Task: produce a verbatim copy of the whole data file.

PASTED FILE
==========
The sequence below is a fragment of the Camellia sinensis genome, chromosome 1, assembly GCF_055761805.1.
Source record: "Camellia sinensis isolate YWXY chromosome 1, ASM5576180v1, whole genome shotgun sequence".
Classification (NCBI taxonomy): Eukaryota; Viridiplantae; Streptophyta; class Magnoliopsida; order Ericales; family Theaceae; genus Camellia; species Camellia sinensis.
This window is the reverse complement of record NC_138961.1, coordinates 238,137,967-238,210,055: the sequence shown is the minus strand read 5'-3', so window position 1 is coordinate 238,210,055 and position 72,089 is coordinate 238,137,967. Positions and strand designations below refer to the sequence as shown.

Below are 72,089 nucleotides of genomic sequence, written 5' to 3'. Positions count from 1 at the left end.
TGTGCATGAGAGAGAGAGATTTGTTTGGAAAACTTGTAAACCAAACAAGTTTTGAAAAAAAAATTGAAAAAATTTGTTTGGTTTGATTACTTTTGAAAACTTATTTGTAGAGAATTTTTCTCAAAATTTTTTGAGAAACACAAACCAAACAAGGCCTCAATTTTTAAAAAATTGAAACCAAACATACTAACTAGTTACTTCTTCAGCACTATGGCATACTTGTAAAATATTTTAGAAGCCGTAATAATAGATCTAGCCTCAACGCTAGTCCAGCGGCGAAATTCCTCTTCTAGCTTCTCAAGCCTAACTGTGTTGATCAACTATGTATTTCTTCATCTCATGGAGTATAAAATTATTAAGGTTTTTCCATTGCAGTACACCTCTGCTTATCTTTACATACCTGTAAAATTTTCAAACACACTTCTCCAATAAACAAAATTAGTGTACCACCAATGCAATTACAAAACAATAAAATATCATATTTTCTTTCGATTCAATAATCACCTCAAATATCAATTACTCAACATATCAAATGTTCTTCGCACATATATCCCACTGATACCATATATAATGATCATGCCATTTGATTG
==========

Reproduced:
The sequence below is a fragment of the Camellia sinensis genome, chromosome 1, assembly GCF_055761805.1.
Source record: "Camellia sinensis isolate YWXY chromosome 1, ASM5576180v1, whole genome shotgun sequence".
Classification (NCBI taxonomy): Eukaryota; Viridiplantae; Streptophyta; class Magnoliopsida; order Ericales; family Theaceae; genus Camellia; species Camellia sinensis.
This window is the reverse complement of record NC_138961.1, coordinates 238,137,967-238,210,055: the sequence shown is the minus strand read 5'-3', so window position 1 is coordinate 238,210,055 and position 72,089 is coordinate 238,137,967. Positions and strand designations below refer to the sequence as shown.

Below are 72,089 nucleotides of genomic sequence, written 5' to 3'. Positions count from 1 at the left end.
TGTGCATGAGAGAGAGAGATTTGTTTGGAAAACTTGTAAACCAAACAAGTTTTGAAAAAAAAATTGAAAAAATTTGTTTGGTTTGATTACTTTTGAAAACTTATTTGTAGAGAATTTTTCTCAAAATTTTTTGAGAAACACAAACCAAACAAGGCCTCAATTTTTAAAAAATTGAAACCAAACATACTAACTAGTTACTTCTTCAGCACTATGGCATACTTGTAAAATATTTTAGAAGCCGTAATAATAGATCTAGCCTCAACGCTAGTCCAGCGGCGAAATTCCTCTTCTAGCTTCTCAAGCCTAACTGTGTTGATCAACTATGTATTTCTTCATCTCATGGAGTATAAAATTATTAAGGTTTTTCCATTGCAGTACACCTCTGCTTATCTTTACATACCTGTAAAATTTTCAAACACACTTCTCCAATAAACAAAATTAGTGTACCACCAATGCAATTACAAAACAATAAAATATCATATTTTCTTTCGATTCAATAATCACCTCAAATATCAATTACTCAACATATCAAATGTTCTTCGCACATATATCCCACTGATACCATATATAATGATCATGCCATTTGATTG